Hugo Redirects and Partial Functions

I’ve just added a few features to this site, and wanted to explain how I did it. This is a bit of a grab bag, but it might be useful for fellow Hugo users to see what I did.

Site aliases and redirects

I want to keep URIs working for as long as possible, and if one moves, I want to redirect users from the old location to the new one.

I list all my redirects on my site’s control panel.

Quicklinks are a special kind of redirect that I make for shorter URIs.

They are particularly useful for content that I might print, or that I might type on the commandline. Sort of like a “URL shortener”, except using my site’s not-that-short base domain name. More of a “semi-shortener”, I guess.

A list of quicklinks is available at /q.

Where my redirects are defined

I have redirects defined in a few different places.

  • I use built-in Hugo Aliases. This is especially useful for regular page content that is still in Hugo, just at a new location.
  • I define a site-wide parameter in config.yml called MrlRedirects, which is an array of objects with a from and a to property. This is a nice place for a few site-wide things that are not pages and do not have frontmatter to define an alias in.
  • I define a parameter in the page frontmatter called MrlChildRedirects which is also an array of objects with a from and a to property, where the to must be a child of the current page. I added these because I had some files that do not have frontmatter to define an alias in, but I wanted to define that alias closer to the file itself, rather than putting it in the site-wide config file. Quicklinks to formulae are an example of this.

All redirects generated in one place

With several places to define redirects, I decided I wanted to have a single source of truth for all of them. This was hard and is kind of a hack, but by abusing Hugo .Scratch and partial templates, it turns out you can build a partial template that accepts a mutable scratch variable and modifies it. Though it is a partial, it prints no text to the document that uses it. I learned about this via an excellent post, Approximating Custom Functions in Hugo.

With this primitive, I built a partial I called f_redirects.html. Here it is:

{{/*-----------------------------------------------------------------------------------------------
----Return all redirects from all pages of the site
----
----This is a "partial" that is really a function that modifies a scratch var.
----See also https://danilafe.com/blog/hugo_functions/
----
----To call it, you must pass it a scratch var that you expect it to modify.
----It will return without printing anything to the calling page
----(except some newlines).
----
----See the redirectsTable shortcode for how to call this and deal with the return value.
----
----Why the fucking weird comments?
----Fighting with Go templating inserting surprise newlines + wanting this to be readable.
----*/}}
{{- $allRedirs := .allRedirs -}}
{{- $callerCtx := .callerCtx -}}
{{/*------------------------------------------------------------------------------------------------
----Get redirects out of site configuration
----*/}}
{{- range $redir := $callerCtx.Site.Params.MrlRedirects -}}
{{- $allRedirs.Set $redir.from $redir.to -}}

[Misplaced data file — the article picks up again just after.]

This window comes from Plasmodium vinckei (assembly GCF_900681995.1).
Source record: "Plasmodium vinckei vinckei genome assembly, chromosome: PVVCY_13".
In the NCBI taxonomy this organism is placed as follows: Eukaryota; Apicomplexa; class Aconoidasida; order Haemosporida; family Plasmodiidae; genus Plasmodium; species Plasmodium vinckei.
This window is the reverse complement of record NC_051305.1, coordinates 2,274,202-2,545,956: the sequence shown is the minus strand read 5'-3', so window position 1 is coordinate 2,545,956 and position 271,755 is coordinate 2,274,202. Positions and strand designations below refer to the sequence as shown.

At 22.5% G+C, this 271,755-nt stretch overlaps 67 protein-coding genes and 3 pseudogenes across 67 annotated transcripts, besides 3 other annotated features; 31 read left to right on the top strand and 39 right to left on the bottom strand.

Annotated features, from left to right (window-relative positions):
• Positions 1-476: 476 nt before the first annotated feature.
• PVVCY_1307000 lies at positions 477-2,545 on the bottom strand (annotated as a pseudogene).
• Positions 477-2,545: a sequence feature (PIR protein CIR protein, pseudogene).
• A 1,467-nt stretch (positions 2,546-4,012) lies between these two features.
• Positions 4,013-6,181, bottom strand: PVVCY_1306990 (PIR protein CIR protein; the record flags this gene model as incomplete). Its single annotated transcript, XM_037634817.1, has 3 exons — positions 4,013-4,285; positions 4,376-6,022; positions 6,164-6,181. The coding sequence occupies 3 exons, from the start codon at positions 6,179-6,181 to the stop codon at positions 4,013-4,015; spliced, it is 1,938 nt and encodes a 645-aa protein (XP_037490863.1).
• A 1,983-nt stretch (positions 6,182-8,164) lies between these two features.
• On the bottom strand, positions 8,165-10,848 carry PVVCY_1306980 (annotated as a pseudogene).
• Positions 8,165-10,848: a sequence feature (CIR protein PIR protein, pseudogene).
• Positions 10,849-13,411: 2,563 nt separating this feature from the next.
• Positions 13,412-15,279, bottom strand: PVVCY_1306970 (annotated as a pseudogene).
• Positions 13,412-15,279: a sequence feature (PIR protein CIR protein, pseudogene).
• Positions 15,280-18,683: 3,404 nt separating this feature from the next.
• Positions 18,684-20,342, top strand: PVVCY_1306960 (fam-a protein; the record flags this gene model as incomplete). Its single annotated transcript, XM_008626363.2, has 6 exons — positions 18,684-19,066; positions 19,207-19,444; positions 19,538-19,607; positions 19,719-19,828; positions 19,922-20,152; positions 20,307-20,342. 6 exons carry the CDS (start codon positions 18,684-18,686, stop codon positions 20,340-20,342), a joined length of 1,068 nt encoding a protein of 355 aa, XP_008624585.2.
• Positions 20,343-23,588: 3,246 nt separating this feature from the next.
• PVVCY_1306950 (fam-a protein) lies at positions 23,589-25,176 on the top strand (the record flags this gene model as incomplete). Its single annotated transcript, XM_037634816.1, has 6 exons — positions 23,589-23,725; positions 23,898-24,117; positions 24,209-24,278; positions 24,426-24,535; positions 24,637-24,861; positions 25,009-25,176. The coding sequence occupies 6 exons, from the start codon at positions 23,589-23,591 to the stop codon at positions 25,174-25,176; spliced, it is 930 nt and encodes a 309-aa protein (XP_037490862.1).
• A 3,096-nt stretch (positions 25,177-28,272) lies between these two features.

{{- end -}}
{{/*------------------------------------------------------------------------------------------------
----Find all relevant parameters across all pages of the site */}}
{{- range $page := .callerCtx.Site.Pages -}}
{{/*------------------------------------------------------------------------------------------------
----Process Hugo Aliases
----These are aliases supported by Hugo.
----Hugo generates HTML pages for them that meta refresh to the destination.
----We can do better by using them to generate config files for our HTTP server
----that will cause real HTTP redirects.
----*/}}
{{- range $alias := $page.Aliases -}}{{- $allRedirs.Set $alias $page.RelPermalink -}}{{- end -}}
{{/*------------------------------------------------------------------------------------------------
----Process my MrlChildRedirects
----These are my extensions that allow a page to specify an arbitrary redirect for any child object.
----That is, a page at /foo/index.md could generate one for /foo/file.zip but not /bar/file.zip,
----This is intended for creating redirects for files like images etc that are not Hugo Pages.
----*/}}
{{- range $redir := .Params.MrlChildRedirects -}}
{{- $targetUri := printf "%s%s" $page.RelPermalink $redir.to -}}
{{- $allRedirs.Set $redir.from $targetUri -}}
{{- end -}}
{{- end -}}

Yikes, right? This is why I only wanted to do it once. Imagine needing to change this in more than one place!

Using the list of redirects

Here is an example of how it is called, in a Hugo shortcode I wrote called redirectsTable.html. It generates the table of all redirects in the control panel.

{{/* Return all redirects in an HTML list */}}
{{- $allRedirs := newScratch -}}
{{- partial "f_redirects.html" (dict "allRedirs" $allRedirs "callerCtx" .) -}}
<table class="mrl-simple-table">
  <thead>
    <tr>
      <th>Source</th>
      <th>Destination</th>
    </tr>
  </thead>
  {{ range $src, $dest := $allRedirs.Values }}
  <tr>
    <td><a href="{{ $src }}">{{ $src }}</a></td>
    <td><a href="{{ $dest }}">{{ $dest }}</a></td>
  </tr>
  {{ end }}
</table>

I also wrote a shortcode called quicklinksTable.html, which is very similar, but just generates a the table of only quicklinks, used for /q.

{{/* Return all quicklinks in an HTML list */}}
{{- $allRedirs := newScratch -}}
{{- partial "f_redirects.html" (dict "allRedirs" $allRedirs "callerCtx" .) -}}
<table class="mrl-simple-table">
  <thead>
    <tr>
      <th>Source</th>
      <th>Destination</th>
    </tr>
  </thead>
  {{- range $src, $dest := $allRedirs.Values -}}
  {{- if and (ge (strings.RuneCount $src) 3 ) (eq (slicestr $src 0 3) "/q/") -}}
  <tr>
    <td><a href="{{ $src }}">{{ $src }}</a></td>